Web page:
Saturday, April 05, 2008

War’s toll on U.S. troops. Gen. David Petraeus and Amb. Ryan Crocker recently recommended to President Bush that troop levels in Iraq “remain nearly the same through 2008 as at any time during five years of war.” The New York Times reports on a survey by the Army surgeon general’s Mental Health Advisory Team that shows the mental health toll of these repeated deployments on U.S. troops:

Among combat troops sent to Iraq for the third or fourth time, more than one in four show signs of anxiety, depression or acute stress, according to an official Army survey of soldiers’ mental health. […]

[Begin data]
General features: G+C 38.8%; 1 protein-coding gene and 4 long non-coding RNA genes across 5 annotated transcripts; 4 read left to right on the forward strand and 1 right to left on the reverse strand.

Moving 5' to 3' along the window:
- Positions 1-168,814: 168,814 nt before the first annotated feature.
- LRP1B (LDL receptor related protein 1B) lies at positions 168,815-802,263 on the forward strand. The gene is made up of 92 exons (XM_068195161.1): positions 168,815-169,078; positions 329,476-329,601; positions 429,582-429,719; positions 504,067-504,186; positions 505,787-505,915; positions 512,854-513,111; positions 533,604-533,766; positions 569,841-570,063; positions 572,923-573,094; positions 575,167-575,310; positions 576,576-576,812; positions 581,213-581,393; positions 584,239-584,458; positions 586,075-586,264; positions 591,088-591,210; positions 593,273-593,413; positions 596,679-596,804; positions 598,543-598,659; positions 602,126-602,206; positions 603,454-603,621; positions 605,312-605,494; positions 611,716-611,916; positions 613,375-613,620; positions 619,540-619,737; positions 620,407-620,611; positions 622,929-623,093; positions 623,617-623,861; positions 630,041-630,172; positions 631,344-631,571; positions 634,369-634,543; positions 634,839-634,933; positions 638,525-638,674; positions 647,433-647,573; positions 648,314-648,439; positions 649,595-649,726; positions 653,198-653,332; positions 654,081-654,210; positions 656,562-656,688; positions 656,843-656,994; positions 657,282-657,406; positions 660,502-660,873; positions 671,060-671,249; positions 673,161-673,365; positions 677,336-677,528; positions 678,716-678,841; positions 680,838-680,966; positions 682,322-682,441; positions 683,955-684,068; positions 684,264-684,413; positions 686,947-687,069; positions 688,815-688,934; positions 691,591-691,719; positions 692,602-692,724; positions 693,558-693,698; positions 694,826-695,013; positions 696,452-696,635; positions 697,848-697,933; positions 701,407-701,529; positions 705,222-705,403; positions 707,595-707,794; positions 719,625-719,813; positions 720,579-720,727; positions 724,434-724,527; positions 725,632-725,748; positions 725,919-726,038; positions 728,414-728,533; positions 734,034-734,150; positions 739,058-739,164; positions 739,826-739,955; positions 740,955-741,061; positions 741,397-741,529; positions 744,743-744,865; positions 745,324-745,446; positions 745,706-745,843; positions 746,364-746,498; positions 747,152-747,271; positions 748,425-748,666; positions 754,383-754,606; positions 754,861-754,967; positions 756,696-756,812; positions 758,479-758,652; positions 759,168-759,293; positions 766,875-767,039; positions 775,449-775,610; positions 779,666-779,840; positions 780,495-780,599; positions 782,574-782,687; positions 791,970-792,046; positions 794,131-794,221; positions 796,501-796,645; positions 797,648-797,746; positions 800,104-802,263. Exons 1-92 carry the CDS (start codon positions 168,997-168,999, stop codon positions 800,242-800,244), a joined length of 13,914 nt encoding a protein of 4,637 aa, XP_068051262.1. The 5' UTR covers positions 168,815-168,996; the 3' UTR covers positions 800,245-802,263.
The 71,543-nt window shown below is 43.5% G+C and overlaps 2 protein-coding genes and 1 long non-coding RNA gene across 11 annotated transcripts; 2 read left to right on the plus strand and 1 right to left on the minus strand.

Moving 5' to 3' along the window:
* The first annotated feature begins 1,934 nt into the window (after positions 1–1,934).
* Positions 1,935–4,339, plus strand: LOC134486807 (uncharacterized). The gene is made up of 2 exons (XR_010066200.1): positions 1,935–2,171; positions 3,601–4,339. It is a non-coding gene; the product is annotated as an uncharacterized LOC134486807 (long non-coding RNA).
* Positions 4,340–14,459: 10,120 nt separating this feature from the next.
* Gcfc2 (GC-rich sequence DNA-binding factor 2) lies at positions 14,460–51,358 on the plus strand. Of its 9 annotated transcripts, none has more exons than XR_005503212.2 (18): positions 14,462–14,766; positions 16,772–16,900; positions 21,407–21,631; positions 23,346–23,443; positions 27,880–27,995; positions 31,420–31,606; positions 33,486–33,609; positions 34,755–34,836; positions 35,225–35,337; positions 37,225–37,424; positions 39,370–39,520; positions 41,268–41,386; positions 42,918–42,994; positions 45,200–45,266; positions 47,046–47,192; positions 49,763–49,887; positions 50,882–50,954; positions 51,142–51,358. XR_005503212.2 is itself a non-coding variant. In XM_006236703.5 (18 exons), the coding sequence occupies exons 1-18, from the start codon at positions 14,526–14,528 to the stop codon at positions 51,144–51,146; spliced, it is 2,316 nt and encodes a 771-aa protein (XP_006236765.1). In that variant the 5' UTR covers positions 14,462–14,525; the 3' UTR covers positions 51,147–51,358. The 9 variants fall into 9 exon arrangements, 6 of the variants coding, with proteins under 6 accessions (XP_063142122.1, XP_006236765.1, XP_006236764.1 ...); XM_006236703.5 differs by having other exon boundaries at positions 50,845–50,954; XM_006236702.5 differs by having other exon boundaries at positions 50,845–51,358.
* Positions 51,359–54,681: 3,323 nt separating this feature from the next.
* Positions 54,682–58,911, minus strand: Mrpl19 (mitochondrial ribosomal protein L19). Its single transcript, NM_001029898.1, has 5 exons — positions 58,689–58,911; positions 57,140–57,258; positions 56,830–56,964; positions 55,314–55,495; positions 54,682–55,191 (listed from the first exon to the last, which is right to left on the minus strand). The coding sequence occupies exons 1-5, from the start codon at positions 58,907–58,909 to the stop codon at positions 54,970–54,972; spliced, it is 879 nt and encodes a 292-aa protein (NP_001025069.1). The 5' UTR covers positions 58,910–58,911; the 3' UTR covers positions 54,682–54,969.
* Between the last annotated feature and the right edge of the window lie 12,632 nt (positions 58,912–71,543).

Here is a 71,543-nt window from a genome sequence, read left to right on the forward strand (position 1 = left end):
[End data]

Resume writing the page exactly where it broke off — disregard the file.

Among the 513,000 active-duty soldiers who have served in Iraq since the invasion of 2003, more than 197,000 have deployed more than once, and more than 53,000 have deployed three or more times, according to a separate set of statistics provided this week by Army personnel officers. The percentage of troops sent back to Iraq for repeat deployments would have to increase in the months ahead.

The Army study of mental health showed that 27 percent of noncommissioned officers — a critically important group — on their third or fourth tour exhibited symptoms commonly referred to as post-traumatic stress disorders.

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